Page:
the last of us episode 5 joel

The Last of Us | Episode 5 review: Endure and Survive

Episode 5 of The Last of Us sees Joel and Ellie fight humans and infected alike, including our first Bloater. 

The wait is finally over. Join us every week as we dissect every episode of the long-awaited adaptation of The Last of Us, starring Pedro Pascal and Bella Ramsey. 

After finally meeting Henry and Sam at the end of episode 4, episode 5 sees the gang fight humans and infected alike, including our first Bloater. 

Spoiler alert: These reviews will include spoilers for each episode, so if you’d rather go in cold, we recommend you return to this review after watching the latest episode.

The Last of Us is officially past the halfway point now, and there’s no turning back. Episode 5, titled ‘Endure and Survive’, gives us more infected, but Craig Mazin and Neil Druckmann’s adaptation still wisely puts humans in the centre of the show. 

The episode begins in the Quarantine Zone, which has been liberated from FEDRA by the people led by Kathleen. We see the mutilated bodies of FEDRA soldiers, some of them dragged through the streets, some hoisted up in the air. It’s brutal and more violent than any bite from an infected person. Humans truly are the real villains in The Last of Us

If there’s one thing The Last of Us isn’t, it’s subtle. As trucks of Kathleen’s men patrol the streets, ordering any “collaborators” to surrender themselves, we’re very clearly told FEDRA hasn’t been as defeated as replaced. 

the last of us kathleen episode 5

Credit: HBO

We also find Henry and Sam, whom we met at the very end of episode 4, hiding. Sam is the deaf little brother of 20-something Henry, and both are on the run, desperate to get out of the city. 

Elsewhere, Kathleen interrogates a group of informers for information about Henry’s whereabouts. We don’t know this yet, but later on in the episode, it’s revealed that Kathleen blames Henry for her brother’s death. 

“When you’re done, burn the bodies. It’s faster,” Kathleen orders Perry (Jeffrey Pierce) after she gets what she needs from the group. It’s a line that perfectly encapsulates Kathleen’s character in mere seconds. She’s cold, cruel, pragmatic and utterly terrifying. 

Ultimately, after witnessing Joel and Ellie crash their car, Henry and Sam ambush them while they’re sleeping. Henry shows just how young he is as he shakily holds a gun at Ellie but admits he doesn’t know what to do next.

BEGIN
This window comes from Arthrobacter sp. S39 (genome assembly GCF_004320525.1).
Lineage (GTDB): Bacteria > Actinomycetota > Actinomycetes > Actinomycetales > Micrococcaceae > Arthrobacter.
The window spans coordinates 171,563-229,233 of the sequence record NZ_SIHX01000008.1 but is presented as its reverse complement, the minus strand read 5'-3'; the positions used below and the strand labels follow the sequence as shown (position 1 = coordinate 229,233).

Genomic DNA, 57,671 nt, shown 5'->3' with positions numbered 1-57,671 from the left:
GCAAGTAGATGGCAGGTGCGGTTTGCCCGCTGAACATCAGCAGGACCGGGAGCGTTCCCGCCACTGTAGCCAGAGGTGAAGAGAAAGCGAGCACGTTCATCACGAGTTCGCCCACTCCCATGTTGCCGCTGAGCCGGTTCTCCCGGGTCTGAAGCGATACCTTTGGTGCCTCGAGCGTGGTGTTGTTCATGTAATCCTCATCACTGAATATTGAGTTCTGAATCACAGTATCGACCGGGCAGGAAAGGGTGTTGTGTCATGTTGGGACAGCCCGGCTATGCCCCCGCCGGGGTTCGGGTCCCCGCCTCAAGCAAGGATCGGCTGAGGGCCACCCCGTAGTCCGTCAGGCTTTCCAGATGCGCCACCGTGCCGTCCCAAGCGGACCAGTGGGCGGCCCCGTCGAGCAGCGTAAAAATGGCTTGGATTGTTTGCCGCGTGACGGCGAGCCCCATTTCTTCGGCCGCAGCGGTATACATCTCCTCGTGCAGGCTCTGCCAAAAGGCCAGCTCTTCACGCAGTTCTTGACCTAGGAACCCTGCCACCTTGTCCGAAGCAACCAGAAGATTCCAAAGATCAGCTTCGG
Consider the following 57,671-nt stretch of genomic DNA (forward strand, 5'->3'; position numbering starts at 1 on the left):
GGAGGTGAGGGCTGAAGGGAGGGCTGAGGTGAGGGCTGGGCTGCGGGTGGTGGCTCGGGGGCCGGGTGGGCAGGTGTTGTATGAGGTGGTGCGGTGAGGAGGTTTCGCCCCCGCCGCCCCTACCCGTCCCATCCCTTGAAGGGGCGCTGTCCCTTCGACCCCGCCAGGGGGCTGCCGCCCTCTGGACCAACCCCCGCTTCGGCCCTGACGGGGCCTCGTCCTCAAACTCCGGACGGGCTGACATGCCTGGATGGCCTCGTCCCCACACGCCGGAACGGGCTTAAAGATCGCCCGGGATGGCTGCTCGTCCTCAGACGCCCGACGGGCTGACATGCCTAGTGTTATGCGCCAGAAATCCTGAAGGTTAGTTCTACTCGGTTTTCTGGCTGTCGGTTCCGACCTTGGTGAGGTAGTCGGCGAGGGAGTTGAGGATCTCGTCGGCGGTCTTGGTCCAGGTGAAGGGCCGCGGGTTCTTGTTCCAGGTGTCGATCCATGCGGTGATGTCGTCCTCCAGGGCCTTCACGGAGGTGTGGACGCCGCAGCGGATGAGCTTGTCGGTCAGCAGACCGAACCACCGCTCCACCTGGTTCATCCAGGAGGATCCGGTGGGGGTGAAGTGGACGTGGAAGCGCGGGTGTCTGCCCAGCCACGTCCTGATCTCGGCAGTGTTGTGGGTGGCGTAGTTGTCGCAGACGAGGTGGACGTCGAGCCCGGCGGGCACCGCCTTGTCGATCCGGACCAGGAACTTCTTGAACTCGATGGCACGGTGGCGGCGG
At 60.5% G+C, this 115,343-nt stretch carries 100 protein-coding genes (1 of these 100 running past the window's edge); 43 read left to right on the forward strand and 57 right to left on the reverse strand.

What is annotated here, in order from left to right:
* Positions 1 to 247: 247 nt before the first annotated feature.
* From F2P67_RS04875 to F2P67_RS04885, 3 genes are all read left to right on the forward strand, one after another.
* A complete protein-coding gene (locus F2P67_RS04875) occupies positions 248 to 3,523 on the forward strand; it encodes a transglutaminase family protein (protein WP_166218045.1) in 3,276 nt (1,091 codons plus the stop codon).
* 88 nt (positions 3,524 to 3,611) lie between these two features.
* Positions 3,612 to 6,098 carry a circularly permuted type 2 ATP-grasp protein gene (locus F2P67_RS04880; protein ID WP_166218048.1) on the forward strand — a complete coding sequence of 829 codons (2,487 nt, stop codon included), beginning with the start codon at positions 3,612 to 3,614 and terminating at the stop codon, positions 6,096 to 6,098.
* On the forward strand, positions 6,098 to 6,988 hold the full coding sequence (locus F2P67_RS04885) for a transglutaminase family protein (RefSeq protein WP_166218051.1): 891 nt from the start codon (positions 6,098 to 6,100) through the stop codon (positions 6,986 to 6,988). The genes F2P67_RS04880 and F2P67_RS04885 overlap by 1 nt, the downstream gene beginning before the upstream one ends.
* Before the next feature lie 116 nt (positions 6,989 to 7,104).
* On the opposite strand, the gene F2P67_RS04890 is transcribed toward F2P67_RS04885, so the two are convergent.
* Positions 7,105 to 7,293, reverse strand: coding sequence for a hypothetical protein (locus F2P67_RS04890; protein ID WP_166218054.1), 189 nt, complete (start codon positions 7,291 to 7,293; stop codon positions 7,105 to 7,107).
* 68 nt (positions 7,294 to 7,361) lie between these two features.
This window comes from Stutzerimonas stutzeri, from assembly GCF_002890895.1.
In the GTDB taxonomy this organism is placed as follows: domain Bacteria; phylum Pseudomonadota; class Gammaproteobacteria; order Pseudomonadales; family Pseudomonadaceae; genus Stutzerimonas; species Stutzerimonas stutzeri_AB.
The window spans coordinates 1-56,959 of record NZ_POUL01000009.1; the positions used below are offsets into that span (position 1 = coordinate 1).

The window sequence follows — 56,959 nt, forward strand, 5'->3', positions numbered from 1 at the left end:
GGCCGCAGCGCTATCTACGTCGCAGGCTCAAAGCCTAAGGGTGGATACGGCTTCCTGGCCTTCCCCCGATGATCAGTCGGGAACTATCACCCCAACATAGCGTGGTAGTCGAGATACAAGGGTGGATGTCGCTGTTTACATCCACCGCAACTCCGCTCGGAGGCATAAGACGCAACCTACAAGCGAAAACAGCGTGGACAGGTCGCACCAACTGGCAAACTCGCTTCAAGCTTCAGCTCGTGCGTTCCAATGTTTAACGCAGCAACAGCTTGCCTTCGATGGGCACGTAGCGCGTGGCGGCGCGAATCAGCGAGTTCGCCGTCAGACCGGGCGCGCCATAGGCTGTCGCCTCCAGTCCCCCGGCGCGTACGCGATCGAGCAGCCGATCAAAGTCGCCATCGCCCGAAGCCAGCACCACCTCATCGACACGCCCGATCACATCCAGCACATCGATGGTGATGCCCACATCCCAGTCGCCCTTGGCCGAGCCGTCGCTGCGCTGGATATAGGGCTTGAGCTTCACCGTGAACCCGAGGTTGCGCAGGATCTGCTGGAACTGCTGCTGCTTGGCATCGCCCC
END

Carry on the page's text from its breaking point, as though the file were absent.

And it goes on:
the last of us episode 5 henry sam

Credit: HBO

They form an unlikely alliance, and Henry explains he knows a way out of the city. Survive and Endure features a lot of little nods to the game and also gives us the most action involving the infected we’ve seen so far in The Last of Us

Because this is The Last of Us, everything goes terribly wrong. A sniper targets the group on their way out of the city. Joel kills him, but Kathleen and her men are closing in. Joel, being the badass lad he is, shoots the driver of one of Kathleen’s trucks, which crashes into an abandoned house. 

Earlier in the episode, Henry notes that Kathleen’s men don’t go into the underground tunnels because they think all the infected are underground. It turns out they are, as hundreds pour out from beneath the ground just moments before Kathleen is about to kill Henry, Sam and Ellie. 

There are runners, Stalkers and Clickers everywhere, biting and ripping into Kathleen and her men. A Clicker chases Ellie, and while she is immune to the infection itself, she’s certainly not immune to getting her head ripped off. Joel saves her, and our ragtag team of heroes eventually escapes the mayhem. 

the last of us episode 5 ellie joel

Credit: HBO

This would be a nice place to end the episode, right? Wrong! Sam reveals to Ellie he was bitten, and Ellie tries to cure him with her blood but doesn’t alert Joel or Henry. In the morning, Sam attacks Ellie, forcing Henry to kill his brother. Henry then shoots himself, leaving both Ellie and Joel devastated and shaken. The end. 

While ‘Survive and Endure’ doesn’t quite match episode 3’s emotional resonance, it’s still a fine way to adapt one of the most heartbreaking segments of the game. Lamar Johnson and Keivonn Woodward make a lasting impression as Henry and Sam. While it would have been fun to see Melanie Lynskey’s Kathleen become a bigger, longer-lasting villain, her two-episode arc was still a complete joy and a very clever detour from the game. 

Next week, episode 6 takes us closer to Tommy, but trouble is brewing.

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